Joel Hanrahan has been a trade possibility, but nothing's near set in stone. They acquired Gaby Sanchez and others at the deadline, but they need more hitting if they want to compete in the NL Central, especially in the infield.
The St. Louis Cardinals somehow won the World Series in 2011 and somehow made it back to the NLCS this year despite losing Albert Pujols and Chris Carpenter. With Carpenter coming back this year, what will they have to do in free agency?
Lance Berkman and Kyle Lohse are free agents, and while both are great, both are aging. The Cardinals don't need any top-tier free agents, but some depth would certainly be helpful, especially after all the injuries they dealt with this past year.
The Arizona Diamondbacks have already been shopping players after a disappointing 2012 season, and it looks like they will continue to reinvent themselves moving forward.
With both Ryan Roberts and Stephen Drew traded last summer, they're going to need a new left side of the infield, especially since there's a weak class of shortstops this offseason.
There's always the possibility of Justin Upton being traded as well since he always seems to be the subject of rumors.
The Colorado Rockies seem to be similar every year; they have some talent in the lineup that ends up offset by a bad pitching rotation, which looked worse than usual this year.
That being said, there's not much for them to find in free agency. Finding a replacement for Todd Helton at first base and finding starting pitching need to be done, but unless the pitcher can be guaranteed not to stumble at Coors Field, then it's not worth it to sign that player.
If there's any team out there that has the look of a big-time buyer, it's the Los Angeles Dodgers and their new ownership. They have a nice-sized payroll already but have no trouble adding to it.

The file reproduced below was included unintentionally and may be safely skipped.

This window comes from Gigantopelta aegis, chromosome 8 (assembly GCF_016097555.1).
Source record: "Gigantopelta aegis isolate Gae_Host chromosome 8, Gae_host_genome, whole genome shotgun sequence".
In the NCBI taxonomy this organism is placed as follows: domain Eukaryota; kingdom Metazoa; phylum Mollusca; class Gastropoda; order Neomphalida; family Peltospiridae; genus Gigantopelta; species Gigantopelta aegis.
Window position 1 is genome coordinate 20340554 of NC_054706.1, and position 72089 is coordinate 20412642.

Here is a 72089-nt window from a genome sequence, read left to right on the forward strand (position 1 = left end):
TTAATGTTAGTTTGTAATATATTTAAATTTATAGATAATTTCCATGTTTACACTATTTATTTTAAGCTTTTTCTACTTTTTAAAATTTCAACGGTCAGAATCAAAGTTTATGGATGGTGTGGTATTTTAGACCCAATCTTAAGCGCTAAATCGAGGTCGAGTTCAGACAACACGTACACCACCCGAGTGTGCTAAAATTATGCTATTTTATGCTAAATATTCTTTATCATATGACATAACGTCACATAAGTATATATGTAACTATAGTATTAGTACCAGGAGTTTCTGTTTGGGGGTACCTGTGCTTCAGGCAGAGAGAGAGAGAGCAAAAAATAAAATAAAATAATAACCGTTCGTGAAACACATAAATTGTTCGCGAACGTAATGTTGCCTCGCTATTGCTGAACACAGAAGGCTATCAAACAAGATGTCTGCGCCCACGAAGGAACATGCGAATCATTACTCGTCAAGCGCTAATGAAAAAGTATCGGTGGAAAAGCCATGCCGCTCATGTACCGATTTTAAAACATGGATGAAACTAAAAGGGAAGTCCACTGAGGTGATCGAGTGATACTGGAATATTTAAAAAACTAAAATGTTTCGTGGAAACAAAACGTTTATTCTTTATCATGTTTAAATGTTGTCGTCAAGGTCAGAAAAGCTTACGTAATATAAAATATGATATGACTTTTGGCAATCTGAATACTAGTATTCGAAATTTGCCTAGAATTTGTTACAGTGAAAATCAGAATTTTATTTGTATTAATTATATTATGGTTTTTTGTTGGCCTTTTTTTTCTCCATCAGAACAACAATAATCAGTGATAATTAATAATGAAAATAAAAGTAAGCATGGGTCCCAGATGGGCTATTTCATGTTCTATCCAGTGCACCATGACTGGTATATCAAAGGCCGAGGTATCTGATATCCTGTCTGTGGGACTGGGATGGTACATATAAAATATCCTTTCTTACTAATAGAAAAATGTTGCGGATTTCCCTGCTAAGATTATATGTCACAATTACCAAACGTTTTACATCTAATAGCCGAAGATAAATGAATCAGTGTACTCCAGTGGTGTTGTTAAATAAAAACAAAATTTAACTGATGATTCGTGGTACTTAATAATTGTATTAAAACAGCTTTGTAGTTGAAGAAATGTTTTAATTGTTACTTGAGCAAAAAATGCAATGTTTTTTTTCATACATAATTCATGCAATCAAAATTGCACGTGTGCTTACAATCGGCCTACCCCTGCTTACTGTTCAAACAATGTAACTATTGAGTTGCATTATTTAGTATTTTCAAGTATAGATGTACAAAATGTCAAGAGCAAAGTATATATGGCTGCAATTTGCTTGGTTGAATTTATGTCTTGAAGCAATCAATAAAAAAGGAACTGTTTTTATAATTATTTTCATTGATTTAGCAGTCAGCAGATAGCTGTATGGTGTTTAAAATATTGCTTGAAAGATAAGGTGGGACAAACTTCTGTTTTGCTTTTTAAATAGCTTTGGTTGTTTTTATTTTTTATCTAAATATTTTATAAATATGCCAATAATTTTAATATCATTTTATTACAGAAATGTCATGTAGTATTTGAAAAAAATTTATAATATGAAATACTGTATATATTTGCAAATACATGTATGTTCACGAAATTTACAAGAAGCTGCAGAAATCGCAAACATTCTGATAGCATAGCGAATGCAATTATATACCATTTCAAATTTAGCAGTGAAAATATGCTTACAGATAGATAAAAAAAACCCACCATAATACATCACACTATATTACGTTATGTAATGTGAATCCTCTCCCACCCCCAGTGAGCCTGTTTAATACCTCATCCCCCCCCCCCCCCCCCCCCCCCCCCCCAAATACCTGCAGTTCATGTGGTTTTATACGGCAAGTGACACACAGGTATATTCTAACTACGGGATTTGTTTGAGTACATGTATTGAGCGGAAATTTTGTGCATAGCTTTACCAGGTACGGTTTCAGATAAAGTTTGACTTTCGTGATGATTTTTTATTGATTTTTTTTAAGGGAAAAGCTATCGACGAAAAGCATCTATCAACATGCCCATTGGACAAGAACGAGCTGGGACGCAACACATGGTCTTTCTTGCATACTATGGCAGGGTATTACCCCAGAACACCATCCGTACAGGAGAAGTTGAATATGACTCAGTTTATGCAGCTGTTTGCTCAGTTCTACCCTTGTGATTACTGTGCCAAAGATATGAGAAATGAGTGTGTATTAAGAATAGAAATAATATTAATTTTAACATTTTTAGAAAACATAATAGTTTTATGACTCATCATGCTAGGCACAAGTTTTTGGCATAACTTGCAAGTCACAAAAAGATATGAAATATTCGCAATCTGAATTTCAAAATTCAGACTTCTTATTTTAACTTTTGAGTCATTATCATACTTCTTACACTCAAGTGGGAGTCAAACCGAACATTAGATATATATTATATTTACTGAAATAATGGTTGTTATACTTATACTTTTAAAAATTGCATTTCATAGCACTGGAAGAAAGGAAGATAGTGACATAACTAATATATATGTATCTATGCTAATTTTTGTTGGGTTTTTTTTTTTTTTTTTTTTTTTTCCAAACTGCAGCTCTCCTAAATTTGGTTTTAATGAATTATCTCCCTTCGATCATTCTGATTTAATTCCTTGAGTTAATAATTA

They are considered a possibility for Zack Greinke, and while they have the feel of a team ready to spend, they have so many contracts to deal with after all the trades they have made that the goal of this offseason may simply be to grab a couple of complementary pieces instead of going big.
Alex Rodriguez to the Dodgers is a possibility, but they've already picked up Hanley Ramirez at the deadline for that gap, and A-Rod is clearly past his prime, so the odds of this happening are just about zero.
The Padres have a slew of farm talent that has been getting major league experience, and ownership looks like it wants to actually spend some money.
If the Padres do, instead of venturing into free agency, they'll get a contract extension going for Chase Headley.
He had a career year last year, and combined with playing at third base, he is in line for a massive extension. Then again, he's the best offensive bat the Padres have by a mile.
What do you fix on a team that just won the World Series for the second time in three years? To start, they have to look at re-signing or replacing three free agents in particular.
Jeremy Affeldt, Angel Pagan and Marco Scutaro all had solid years with San Francisco, but the Giants would probably have to overpay for Pagan in particular. Even so, they need the bats to remain solid to go with the excellent pitching staff.
As for Melky Cabrera, well, they won the World Series without him, didn't they?